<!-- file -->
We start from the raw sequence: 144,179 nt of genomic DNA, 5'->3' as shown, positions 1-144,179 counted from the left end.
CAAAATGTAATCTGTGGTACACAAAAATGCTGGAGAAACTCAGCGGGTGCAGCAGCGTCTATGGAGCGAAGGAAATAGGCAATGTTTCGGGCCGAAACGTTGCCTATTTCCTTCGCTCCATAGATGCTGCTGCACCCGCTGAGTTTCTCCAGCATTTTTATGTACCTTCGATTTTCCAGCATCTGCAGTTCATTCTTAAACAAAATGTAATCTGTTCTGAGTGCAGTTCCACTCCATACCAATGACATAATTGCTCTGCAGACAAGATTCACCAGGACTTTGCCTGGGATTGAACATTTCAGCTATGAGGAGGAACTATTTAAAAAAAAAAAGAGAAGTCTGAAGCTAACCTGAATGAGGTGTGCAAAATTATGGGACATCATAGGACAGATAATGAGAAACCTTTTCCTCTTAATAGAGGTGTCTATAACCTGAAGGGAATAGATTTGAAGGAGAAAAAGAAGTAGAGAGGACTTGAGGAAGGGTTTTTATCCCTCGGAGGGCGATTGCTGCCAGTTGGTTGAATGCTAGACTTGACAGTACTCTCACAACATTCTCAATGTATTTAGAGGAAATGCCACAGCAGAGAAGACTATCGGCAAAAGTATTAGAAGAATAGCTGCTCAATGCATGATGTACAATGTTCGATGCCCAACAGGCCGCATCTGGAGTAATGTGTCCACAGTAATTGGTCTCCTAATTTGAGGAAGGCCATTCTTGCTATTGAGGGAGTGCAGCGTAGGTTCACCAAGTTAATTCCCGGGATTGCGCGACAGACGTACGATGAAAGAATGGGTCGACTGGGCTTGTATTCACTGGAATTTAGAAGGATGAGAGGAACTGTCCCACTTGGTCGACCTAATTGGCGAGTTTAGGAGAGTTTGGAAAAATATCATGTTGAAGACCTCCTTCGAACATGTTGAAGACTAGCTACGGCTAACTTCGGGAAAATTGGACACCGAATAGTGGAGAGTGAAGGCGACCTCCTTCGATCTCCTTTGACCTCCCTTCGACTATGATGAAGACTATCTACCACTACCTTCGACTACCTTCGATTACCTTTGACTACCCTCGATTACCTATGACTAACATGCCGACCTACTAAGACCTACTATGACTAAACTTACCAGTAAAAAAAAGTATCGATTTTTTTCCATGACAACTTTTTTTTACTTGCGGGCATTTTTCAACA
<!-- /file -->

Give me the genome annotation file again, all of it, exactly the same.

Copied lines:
We start from the raw sequence: 144,179 nt of genomic DNA, 5'->3' as shown, positions 1-144,179 counted from the left end.
CAAAATGTAATCTGTGGTACACAAAAATGCTGGAGAAACTCAGCGGGTGCAGCAGCGTCTATGGAGCGAAGGAAATAGGCAATGTTTCGGGCCGAAACGTTGCCTATTTCCTTCGCTCCATAGATGCTGCTGCACCCGCTGAGTTTCTCCAGCATTTTTATGTACCTTCGATTTTCCAGCATCTGCAGTTCATTCTTAAACAAAATGTAATCTGTTCTGAGTGCAGTTCCACTCCATACCAATGACATAATTGCTCTGCAGACAAGATTCACCAGGACTTTGCCTGGGATTGAACATTTCAGCTATGAGGAGGAACTATTTAAAAAAAAAAAGAGAAGTCTGAAGCTAACCTGAATGAGGTGTGCAAAATTATGGGACATCATAGGACAGATAATGAGAAACCTTTTCCTCTTAATAGAGGTGTCTATAACCTGAAGGGAATAGATTTGAAGGAGAAAAAGAAGTAGAGAGGACTTGAGGAAGGGTTTTTATCCCTCGGAGGGCGATTGCTGCCAGTTGGTTGAATGCTAGACTTGACAGTACTCTCACAACATTCTCAATGTATTTAGAGGAAATGCCACAGCAGAGAAGACTATCGGCAAAAGTATTAGAAGAATAGCTGCTCAATGCATGATGTACAATGTTCGATGCCCAACAGGCCGCATCTGGAGTAATGTGTCCACAGTAATTGGTCTCCTAATTTGAGGAAGGCCATTCTTGCTATTGAGGGAGTGCAGCGTAGGTTCACCAAGTTAATTCCCGGGATTGCGCGACAGACGTACGATGAAAGAATGGGTCGACTGGGCTTGTATTCACTGGAATTTAGAAGGATGAGAGGAACTGTCCCACTTGGTCGACCTAATTGGCGAGTTTAGGAGAGTTTGGAAAAATATCATGTTGAAGACCTCCTTCGAACATGTTGAAGACTAGCTACGGCTAACTTCGGGAAAATTGGACACCGAATAGTGGAGAGTGAAGGCGACCTCCTTCGATCTCCTTTGACCTCCCTTCGACTATGATGAAGACTATCTACCACTACCTTCGACTACCTTCGATTACCTTTGACTACCCTCGATTACCTATGACTAACATGCCGACCTACTAAGACCTACTATGACTAAACTTACCAGTAAAAAAAAGTATCGATTTTTTTCCATGACAACTTTTTTTTACTTGCGGGCATTTTTCAACA